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Last Updated September 6, 2023.

Humanity’s Capacity for Evil

One of Golding’s primary aims in writing this novel was to invoke an awareness in his readers as to what they, as human beings, were capable of. To a society still sensitive to the violent excesses of the Second World War, it might have seemed evident that what they were “inheriting” from their ancestors was the potential to do evil. Golding depicts the perspectives of both human groups, pitting the homo sapiens against mentally and physically inferior beings who nonetheless possess an Edenic innocence and a reverential regard for the natural world. Thus, Golding presents the central conflict of humanity as something that has persisted throughout the ages; it is, in effect, our “inheritance.”

Racism and Colonialism

Golding’s portrayal of two species, distinct in appearance yet comparable in emotional makeup, can be seen as a prehistoric portrayal of racist instincts within the human mind. The river which divides the two groups is symbolic of a cultural divide, one which the homo sapiens—starved of resources on their island—cross in a quasi-colonialist action which leads ultimately to their capturing the other people.

The homo sapiens’ decadent and self-gratifying pursuits suggests a lack of spirituality, and their separation from the natural world serves to illustrate a direct contrast to their counterparts. This depiction of the two cultures is also reminiscent of how Western colonial powers had begun to be seen in the post-war era. The brief friendship between Tanakil and Liku constitutes a ray of sunlight that shines through the clouds of conflict, intimating how racism is a product of the error of “rational” thinking and how the innocence of childhood enables one to see differences not as perceived inferiorities but as new and exciting ways of being.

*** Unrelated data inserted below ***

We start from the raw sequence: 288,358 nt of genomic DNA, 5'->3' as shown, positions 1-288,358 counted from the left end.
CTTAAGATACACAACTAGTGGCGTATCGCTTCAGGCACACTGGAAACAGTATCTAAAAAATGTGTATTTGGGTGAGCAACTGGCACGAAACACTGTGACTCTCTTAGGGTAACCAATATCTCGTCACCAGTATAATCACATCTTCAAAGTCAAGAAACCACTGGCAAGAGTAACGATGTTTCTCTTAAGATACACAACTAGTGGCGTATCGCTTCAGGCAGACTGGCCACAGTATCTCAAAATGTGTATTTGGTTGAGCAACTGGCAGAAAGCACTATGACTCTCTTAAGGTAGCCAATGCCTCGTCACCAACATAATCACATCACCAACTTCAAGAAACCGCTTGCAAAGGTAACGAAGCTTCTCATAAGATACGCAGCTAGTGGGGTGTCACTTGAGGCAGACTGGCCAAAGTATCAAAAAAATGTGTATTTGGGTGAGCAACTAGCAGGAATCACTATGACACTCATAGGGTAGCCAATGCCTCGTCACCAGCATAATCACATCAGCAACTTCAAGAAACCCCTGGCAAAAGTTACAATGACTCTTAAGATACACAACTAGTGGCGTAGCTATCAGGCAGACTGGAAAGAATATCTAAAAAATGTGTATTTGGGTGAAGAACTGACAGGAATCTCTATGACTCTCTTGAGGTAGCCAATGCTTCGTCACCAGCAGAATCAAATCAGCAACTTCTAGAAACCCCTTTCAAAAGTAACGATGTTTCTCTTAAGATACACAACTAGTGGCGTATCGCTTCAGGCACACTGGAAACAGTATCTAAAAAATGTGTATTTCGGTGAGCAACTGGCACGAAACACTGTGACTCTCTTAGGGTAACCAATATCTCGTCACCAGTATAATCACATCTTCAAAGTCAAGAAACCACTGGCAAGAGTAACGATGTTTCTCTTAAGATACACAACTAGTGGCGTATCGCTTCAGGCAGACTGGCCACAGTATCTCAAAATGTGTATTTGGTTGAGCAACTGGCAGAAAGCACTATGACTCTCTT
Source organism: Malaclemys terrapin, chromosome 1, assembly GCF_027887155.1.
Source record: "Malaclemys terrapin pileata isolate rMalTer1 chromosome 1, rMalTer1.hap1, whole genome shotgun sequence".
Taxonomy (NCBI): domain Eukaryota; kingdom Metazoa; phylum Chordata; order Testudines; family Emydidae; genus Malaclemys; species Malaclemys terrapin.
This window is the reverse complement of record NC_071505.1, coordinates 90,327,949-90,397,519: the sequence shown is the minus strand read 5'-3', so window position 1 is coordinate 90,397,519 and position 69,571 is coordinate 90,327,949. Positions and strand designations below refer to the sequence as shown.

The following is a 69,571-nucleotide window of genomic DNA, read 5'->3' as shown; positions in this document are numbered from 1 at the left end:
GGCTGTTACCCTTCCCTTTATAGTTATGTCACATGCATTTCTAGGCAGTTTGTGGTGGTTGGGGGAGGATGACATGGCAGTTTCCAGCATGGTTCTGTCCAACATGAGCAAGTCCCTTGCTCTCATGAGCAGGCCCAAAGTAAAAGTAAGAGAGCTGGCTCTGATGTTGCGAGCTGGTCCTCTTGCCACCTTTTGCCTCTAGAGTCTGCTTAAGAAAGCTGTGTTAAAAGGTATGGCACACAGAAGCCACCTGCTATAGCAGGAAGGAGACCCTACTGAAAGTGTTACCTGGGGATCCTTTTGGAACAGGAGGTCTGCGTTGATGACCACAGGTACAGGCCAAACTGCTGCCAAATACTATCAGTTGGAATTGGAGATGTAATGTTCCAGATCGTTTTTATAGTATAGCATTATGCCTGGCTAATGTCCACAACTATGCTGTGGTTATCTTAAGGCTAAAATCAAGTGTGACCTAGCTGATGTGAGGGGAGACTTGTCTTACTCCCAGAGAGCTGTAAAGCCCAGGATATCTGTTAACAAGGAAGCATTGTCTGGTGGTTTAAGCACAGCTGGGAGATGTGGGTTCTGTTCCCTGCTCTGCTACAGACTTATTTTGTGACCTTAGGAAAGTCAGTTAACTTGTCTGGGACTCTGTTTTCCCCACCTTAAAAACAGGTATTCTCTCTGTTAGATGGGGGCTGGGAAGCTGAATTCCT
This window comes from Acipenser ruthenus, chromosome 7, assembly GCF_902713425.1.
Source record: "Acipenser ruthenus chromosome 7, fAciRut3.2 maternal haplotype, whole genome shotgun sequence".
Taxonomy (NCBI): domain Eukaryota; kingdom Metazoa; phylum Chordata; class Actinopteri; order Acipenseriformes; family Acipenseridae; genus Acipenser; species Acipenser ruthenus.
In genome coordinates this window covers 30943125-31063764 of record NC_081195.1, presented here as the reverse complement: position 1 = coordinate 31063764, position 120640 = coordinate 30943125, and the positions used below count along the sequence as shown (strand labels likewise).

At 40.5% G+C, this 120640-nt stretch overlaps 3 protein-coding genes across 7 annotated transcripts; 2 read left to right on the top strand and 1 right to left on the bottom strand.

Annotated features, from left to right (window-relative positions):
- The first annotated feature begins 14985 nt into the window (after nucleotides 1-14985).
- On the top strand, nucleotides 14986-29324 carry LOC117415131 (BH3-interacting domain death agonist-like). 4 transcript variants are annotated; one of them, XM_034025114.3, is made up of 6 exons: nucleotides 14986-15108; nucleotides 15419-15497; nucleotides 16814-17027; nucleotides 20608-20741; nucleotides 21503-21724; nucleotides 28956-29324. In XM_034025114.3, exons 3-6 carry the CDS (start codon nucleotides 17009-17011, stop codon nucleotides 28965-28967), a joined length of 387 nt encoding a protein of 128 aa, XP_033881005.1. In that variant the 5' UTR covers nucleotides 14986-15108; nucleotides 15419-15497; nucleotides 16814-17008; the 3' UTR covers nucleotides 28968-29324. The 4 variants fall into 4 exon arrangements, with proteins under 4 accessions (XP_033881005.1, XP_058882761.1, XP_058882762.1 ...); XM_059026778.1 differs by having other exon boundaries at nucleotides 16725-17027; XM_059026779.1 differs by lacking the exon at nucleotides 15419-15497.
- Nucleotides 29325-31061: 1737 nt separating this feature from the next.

Individualism versus Community

While possessed of superior technologies, sophisticated weapons, the means of water transport, and the means of managing fire, the homo sapiens in this novel are portrayed as fractious—stricken by competing personal and political interests. The rivalry of Malman and Tuami and the sexual manipulation of both men by Vivani constitutes a microcosm of the intrigues that for Golding characterized modern individualistic societies.

By contrast, prior to their encountering homo sapiens, the Neanderthals appear far more cohesive as a community, not to mention far more contented to perform the simple entailments of their annual migration patterns. While they are sometimes at the mercy of nature—being unable to deal with large predators such as bears—and while they suffer grief at the death of Mal, these hardships are accepted by them as part of the natural cycle to which they are attuned.

Critique of Social Darwinism

Despite their relationship to the natural world, the Neanderthals can be considered less “natural” in terms of social Darwinism (the principle on which Golding’s work comments) than the homo sapiens. Natural, in this sense, is referential to the process of natural social selection, a process by which the weak are self-selected for extermination—with only strong traits flourishing.

For example, where Tuami seeks to exploit the age of Marlan as a weakness in order to assume power, the Neanderthals show respect to their elders as vessels of valuable knowledge and experience. While the Neanderthals’ actions are clearly presented as morally just, the homo sapiens’ actions are ultimately more successful in allowing them to attain power—or to thrive. Thus Golding presents the central cynicism of social Darwinism that seeks to justify morally corrupt actions on the basis of inherently “successful” traits that help someone succeed.

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